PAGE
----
Naming standards for unit tests- Cont…… If your application has features that differ slightly for application roles, it's likely that your test names will overlap. CONSIDER: Using prefixes for Different Scenarios Some have adopted a For<Scenario> syntax (CanGetPreferencesForAnonymousUser). Other have adopted an underscore prefix _<Scenario> (AnonymousUser_CanGetPreferences). Since Exceptions are typically thrown when your application is a performing something it wasn't designed to do, prefix "Cannot" to tests that are decorated with the [ExpectedException] attribute. CONSIDER: Use "Cannot" Prefix for Expected Exceptions Examples: CannotAcceptNullArguments , CannotRetrieveInvalidRecord . Most tests require special knowledge about the functionality your testing, so a little documentation to explain what the test is doing is helpful. DO: Document your Tests A few comments here and there are often just the right amount to help the next person understand what you need to test and how your test approaches demonstrates that functionality. The test name should match a specific unit of functionality for the target type being tested. Some key questions you may want to ask yourself: "what is the responsibility of this class?" "What does this class need to do?" Think in terms of action words. DO: Name Tests after Functionality For example, a test with the name CanDetermineAuthenticatedState provides more direction about how authentication states are examined than Login .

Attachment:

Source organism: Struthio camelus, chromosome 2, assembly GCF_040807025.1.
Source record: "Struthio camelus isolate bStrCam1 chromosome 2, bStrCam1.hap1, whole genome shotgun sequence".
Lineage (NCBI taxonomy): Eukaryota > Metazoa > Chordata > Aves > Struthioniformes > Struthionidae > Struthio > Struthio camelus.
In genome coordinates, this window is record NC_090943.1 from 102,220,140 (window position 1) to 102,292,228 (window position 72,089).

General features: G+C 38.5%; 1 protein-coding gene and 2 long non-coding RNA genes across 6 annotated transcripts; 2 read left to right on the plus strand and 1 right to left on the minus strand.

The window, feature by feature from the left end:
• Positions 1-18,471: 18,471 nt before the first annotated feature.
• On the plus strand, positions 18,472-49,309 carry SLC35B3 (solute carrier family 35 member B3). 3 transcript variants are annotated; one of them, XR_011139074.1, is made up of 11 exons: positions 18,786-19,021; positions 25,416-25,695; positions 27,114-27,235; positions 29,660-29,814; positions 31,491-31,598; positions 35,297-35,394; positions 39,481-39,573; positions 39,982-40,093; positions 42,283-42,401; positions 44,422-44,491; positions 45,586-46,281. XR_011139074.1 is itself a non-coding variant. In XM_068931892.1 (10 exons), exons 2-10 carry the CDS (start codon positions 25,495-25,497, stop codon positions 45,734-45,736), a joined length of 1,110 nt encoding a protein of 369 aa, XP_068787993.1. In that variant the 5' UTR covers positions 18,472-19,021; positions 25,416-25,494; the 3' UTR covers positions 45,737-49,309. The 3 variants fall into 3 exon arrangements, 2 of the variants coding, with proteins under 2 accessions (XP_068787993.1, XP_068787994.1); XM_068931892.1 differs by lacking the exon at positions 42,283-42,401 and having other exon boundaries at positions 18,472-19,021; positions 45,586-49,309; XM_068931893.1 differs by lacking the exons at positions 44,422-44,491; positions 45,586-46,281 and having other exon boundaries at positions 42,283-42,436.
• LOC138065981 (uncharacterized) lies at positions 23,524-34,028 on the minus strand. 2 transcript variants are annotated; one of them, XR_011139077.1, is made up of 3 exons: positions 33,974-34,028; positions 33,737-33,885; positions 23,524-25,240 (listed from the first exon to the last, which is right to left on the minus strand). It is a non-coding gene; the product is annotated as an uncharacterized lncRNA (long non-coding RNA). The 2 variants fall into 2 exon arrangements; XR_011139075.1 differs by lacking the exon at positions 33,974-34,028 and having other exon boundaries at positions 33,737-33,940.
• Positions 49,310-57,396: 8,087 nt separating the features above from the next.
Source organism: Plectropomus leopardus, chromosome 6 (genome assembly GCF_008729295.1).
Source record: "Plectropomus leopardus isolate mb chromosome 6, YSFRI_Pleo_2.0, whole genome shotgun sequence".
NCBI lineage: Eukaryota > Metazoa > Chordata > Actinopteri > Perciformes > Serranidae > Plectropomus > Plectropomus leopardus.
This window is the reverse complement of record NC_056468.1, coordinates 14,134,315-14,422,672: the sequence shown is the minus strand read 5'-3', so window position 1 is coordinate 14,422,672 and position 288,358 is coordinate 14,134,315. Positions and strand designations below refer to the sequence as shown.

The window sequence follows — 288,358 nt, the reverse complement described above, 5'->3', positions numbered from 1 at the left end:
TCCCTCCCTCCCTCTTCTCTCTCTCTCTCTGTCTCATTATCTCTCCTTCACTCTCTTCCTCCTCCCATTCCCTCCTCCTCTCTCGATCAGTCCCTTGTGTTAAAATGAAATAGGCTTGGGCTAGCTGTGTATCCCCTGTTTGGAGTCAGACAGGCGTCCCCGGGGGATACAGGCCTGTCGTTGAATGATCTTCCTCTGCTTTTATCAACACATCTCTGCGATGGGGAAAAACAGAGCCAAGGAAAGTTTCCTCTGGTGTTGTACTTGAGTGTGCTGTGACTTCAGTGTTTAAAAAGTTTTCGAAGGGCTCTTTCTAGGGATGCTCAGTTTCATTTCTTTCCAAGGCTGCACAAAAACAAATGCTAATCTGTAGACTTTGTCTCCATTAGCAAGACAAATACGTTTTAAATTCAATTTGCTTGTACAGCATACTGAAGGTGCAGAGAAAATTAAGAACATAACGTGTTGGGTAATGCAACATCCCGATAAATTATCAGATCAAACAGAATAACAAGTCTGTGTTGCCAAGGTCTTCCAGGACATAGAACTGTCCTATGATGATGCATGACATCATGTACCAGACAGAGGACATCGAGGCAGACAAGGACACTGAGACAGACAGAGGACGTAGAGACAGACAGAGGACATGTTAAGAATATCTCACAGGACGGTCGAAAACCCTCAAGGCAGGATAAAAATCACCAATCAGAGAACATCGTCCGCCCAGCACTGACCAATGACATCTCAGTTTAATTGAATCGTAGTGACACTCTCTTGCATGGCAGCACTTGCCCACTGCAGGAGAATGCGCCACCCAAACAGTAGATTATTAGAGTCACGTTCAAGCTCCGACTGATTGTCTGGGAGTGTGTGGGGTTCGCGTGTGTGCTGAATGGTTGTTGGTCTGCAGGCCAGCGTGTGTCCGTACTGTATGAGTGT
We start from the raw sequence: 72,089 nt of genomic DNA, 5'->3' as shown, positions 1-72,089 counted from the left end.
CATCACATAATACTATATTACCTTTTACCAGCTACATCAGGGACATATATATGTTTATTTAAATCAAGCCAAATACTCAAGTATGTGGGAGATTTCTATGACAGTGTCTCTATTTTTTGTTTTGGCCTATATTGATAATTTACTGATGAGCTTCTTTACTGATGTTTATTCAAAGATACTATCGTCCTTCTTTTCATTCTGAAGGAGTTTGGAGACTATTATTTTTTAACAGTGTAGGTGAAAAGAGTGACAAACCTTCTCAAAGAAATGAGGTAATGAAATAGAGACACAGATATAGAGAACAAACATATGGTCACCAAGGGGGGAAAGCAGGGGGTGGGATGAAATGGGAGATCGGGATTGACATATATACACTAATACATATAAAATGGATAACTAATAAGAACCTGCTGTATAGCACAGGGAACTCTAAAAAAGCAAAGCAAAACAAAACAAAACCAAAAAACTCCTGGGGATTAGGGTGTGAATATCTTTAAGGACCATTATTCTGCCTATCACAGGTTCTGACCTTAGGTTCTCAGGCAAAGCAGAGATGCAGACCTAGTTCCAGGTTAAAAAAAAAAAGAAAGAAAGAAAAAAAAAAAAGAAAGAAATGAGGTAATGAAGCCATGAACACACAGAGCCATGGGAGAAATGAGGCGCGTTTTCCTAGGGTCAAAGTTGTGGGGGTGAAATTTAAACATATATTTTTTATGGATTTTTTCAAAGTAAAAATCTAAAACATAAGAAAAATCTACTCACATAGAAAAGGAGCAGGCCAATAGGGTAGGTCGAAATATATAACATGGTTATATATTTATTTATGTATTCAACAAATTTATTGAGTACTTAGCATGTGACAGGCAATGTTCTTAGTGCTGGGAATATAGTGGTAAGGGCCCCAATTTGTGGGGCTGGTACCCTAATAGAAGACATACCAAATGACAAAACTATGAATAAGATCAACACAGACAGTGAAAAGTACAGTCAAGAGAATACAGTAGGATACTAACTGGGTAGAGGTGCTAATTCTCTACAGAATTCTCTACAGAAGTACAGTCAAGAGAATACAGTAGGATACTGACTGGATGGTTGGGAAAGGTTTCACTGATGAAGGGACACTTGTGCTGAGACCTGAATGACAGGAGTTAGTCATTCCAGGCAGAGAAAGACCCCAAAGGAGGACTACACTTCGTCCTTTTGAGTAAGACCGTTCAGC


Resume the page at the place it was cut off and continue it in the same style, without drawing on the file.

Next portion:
Naming standards for unit tests- Cont…… Sometimes we create tests for bugs that are caught late in the development cycle, or tests to demonstrate requirements based on lengthy requirements documentation . As these are usually pretty important tests (especially for bugs that creep back in). AVOID: Unclear Test Names it's important to avoid giving them vague test names that represent a some external requirement like FixForBug133 or TestCase21 . PascalCase should suffice. Imagine all the time you save not holding down the shift key. AVOID: Using underscores as word-separators use_underscores_as_word_separators_for_readability, If you find that your tests are named after the methods within your classes, that's a code smell that you're testing your implementation instead of your functionality. AVOID: Naming Tests after Implementation If you changed your method name, would the test name still make sense? Tests that are marked with the Ignore attribute should include a reason for why this test has been disabled. AVOID: Ignore Attributes with no explanation
Naming standards for unit tests- Cont…… Finished with Unit Testing As Categories are sensitive to case and spelling, you might want to consider creating your own Category attributes by deriving from CategoryAttribute. CONSIDER: Defining Custom Category Attributes Using Categories is a powerful way to dynamically separate your tests at runtime, however their effectiveness is diminished when developers are unsure which Category to use. Categories DO: Limit the number of Categories
“ Unit Testing” is the most important one. Detecting and fixing bugs early on in the Software Lifecycle helps reduce costly fixes later on. The Above article explains how Unit Testing should be done and the important points that should be considered when doing Unit Testing.